# Copyright 2017, Iain Dunning, Joey Huchette, Miles Lubin, and contributors #src
# This Source Code Form is subject to the terms of the Mozilla Public License #src
# v.2.0. If a copy of the MPL was not distributed with this file, You can #src
# obtain one at https://mozilla.org/MPL/2.0/. #src
# # Basis matrices
# This tutorial explains how to query the basis of a linear program.
# ## Setup
# This tutorial uses the following packages:
using JuMP
import HiGHS
# ## Standard form example
# Consider the following example, which is from the Wikipedia article on
# [Basic feasible solutions](https://en.wikipedia.org/wiki/Basic_feasible_solution):
#
# ```math
# \begin{aligned}
# \max \; & 0 \\
# \text{s.t.}\; & 1x_1 + 5x_2 + 3x_3 + 4x_4 + 6x_5 = 14 \\
# & 0x_1 + 1x_2 + 3x_3 + 5x_4 + 6x_5 = 7 \\
# & x_i \ge 0, \forall i = 1,\ldots,5.
# \end{aligned}
# ```
#
# The `A` matrix is:
A = [1 5 3 4 6; 0 1 3 5 6]
# and the right-hand side `b` vector is:
b = [14, 7]
# We can create and optimize the problem in the standard form:
n = size(A, 2)
model = Model(HiGHS.Optimizer)
set_silent(model)
@variable(model, x[1:n] >= 0)
@constraint(model, A * x == b)
optimize!(model)
@assert is_solved_and_feasible(model)
# This has a solution:
value.(x)
# Query the basis status of a variable using [`MOI.VariableBasisStatus`](@ref):
get_attribute(x[1], MOI.VariableBasisStatus())
# the result is a [`MOI.BasisStatusCode`](@ref). Query all of the basis statuses
# with the broadcast `get_attribute.(`:
get_attribute.(x, MOI.VariableBasisStatus())
# For this problem, the values are either [`MOI.NONBASIC_AT_LOWER`](@ref) or [`MOI.BASIC`](@ref).
# All of the [`MOI.NONBASIC_AT_LOWER`](@ref) variables have a value at their
# lower bound. The [`MOI.BASIC`](@ref) variables correspond to the columns of
# the optimal basis.
# Get the columns using:
indices = get_attribute.(x, MOI.VariableBasisStatus()) .== MOI.BASIC
# Filter the basis matrix from `A`:
B = A[:, indices]
# Since the basis matrix is non-singular, solving the system `Bx = b` must yield
# the optimal primal solution of the basic variables:
B \ b
#-
value.(x[indices])
# ## A more complicated example
# Often, you may want to work with the basis of a model that is not in a nice
# standard form. For example:
model = Model(HiGHS.Optimizer)
set_silent(model)
@variable(model, x >= 0)
@variable(model, 0 <= y <= 3)
@variable(model, z <= 1)
@objective(model, Min, 12x + 20y - z)
@constraint(model, c1, 6x + 8y >= 100)
@constraint(model, c2, 7x + 12y >= 120)
@constraint(model, c3, x + y <= 20)
optimize!(model)
@assert is_solved_and_feasible(model)
# A common way to query the basis status of every variable is:
v_basis = Dict(
xi => get_attribute(xi, MOI.VariableBasisStatus()) for
xi in all_variables(model)
)
# Despite the model having three constraints, there are only two basic
# variables. Since the basis matrix must be square, where is the other basic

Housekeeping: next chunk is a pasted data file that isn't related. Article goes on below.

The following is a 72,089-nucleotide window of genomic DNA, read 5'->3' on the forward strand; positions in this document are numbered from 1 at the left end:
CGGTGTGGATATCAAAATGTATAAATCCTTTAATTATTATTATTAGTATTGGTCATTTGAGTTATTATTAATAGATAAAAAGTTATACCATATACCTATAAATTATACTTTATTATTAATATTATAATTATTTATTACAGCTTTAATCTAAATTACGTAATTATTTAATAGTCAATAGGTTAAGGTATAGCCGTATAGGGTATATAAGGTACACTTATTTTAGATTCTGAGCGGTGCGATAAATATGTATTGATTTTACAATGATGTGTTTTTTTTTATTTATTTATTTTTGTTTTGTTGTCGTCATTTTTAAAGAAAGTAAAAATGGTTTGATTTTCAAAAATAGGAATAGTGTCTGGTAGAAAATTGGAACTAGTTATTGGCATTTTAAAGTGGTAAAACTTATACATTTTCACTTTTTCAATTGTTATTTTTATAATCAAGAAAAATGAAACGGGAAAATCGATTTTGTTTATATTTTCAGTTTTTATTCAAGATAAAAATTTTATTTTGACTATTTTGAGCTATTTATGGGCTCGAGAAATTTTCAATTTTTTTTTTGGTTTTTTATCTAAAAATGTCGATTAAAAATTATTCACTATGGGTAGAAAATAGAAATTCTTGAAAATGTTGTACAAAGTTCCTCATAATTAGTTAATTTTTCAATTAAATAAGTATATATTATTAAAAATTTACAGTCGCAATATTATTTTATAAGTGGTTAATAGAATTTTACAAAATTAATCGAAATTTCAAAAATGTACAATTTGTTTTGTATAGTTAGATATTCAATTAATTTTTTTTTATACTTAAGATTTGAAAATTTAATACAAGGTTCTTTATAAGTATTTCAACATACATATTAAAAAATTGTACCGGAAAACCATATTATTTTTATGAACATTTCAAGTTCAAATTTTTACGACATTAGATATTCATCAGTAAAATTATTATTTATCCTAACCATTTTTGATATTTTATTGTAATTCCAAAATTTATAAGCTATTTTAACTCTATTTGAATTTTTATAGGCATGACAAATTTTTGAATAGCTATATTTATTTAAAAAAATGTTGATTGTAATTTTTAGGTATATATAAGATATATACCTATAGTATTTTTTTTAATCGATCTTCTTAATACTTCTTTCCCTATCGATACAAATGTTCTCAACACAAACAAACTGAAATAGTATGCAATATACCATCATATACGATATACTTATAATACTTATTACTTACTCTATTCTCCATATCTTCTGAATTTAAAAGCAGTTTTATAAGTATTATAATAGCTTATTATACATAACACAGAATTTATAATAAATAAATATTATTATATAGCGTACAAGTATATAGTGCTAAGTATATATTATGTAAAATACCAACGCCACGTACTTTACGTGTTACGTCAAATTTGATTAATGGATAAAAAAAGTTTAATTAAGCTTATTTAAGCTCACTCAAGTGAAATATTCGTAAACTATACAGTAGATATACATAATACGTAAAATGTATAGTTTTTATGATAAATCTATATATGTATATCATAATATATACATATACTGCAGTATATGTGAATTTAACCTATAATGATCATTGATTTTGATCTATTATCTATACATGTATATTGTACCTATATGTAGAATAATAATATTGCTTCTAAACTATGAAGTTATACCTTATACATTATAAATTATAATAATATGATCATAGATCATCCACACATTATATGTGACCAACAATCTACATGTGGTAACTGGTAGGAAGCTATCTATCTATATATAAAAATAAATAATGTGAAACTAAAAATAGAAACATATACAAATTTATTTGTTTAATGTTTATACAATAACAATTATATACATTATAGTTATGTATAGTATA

# variable?
# The answer is that solvers will reformulate inequality constraints:
# ```math
# A x \le b
# ```
# into the system:
# ```math
# A x + Is = b
# ```
# Thus, for every inequality constraint there is a slack variable `s`.
# Query the basis status of the slack variables associated with a constraint
# using [`MOI.ConstraintBasisStatus`](@ref):
c_basis = Dict(
ci => get_attribute(ci, MOI.ConstraintBasisStatus()) for ci in
all_constraints(model; include_variable_in_set_constraints = false)
)
# Thus, the basis is formed by `x`, `y`, and the slack associated with `c3`.
# A simple way to get the `A` matrix of an unstructured linear program is with
# [`lp_matrix_data`](@ref):
matrix = lp_matrix_data(model)
matrix.A
# You can check the permutation of the rows and columns using
matrix.variables
# and
matrix.affine_constraints
# We can construct the slack column associated with `c3` as:
s_column = zeros(size(matrix.A, 1))
s_column[3] = 1.0
# The full basis matrix is therefore:
B = hcat(matrix.A[:, [1, 2]], s_column)
# [`lp_matrix_data`](@ref) returns separate vectors for the lower and upper row
# bounds. Convert to a single right-hand side vector by taking the finite
# elements:
b = ifelse.(isfinite.(matrix.b_lower), matrix.b_lower, matrix.b_upper)
# Solving the Basis system as before yields:
B \ b
# which is the value of `x`, `y`, and the slack associated with `c3`.
# ## Identifying degenerate variables
# Another common task is identifying degenerate variables. A degenerate variable
# is a basic variable that has an optimal value at its lower or upper bound.
# Here is a function that computes whether a variable is degenerate:
function is_degenerate(x)
if get_attribute(x, MOI.VariableBasisStatus()) == MOI.BASIC
return (has_lower_bound(x) && ≈(value(x), lower_bound(x))) ||
(has_upper_bound(x) && ≈(value(x), upper_bound(x)))
end
return false
end
# A simple example of a linear program with a degenerate solution is:
A, b, c = [1 1; 0 1], [1, 1], [1, 1]
model = Model(HiGHS.Optimizer);
set_silent(model)
@variable(model, x[1:2] >= 0)
@objective(model, Min, c' * x)
@constraint(model, A * x == b)
optimize!(model)
degenerate_variables = filter(is_degenerate, all_variables(model))
# The solution is degenerate because:
value(x[1])
# and
get_attribute(x[1], MOI.VariableBasisStatus())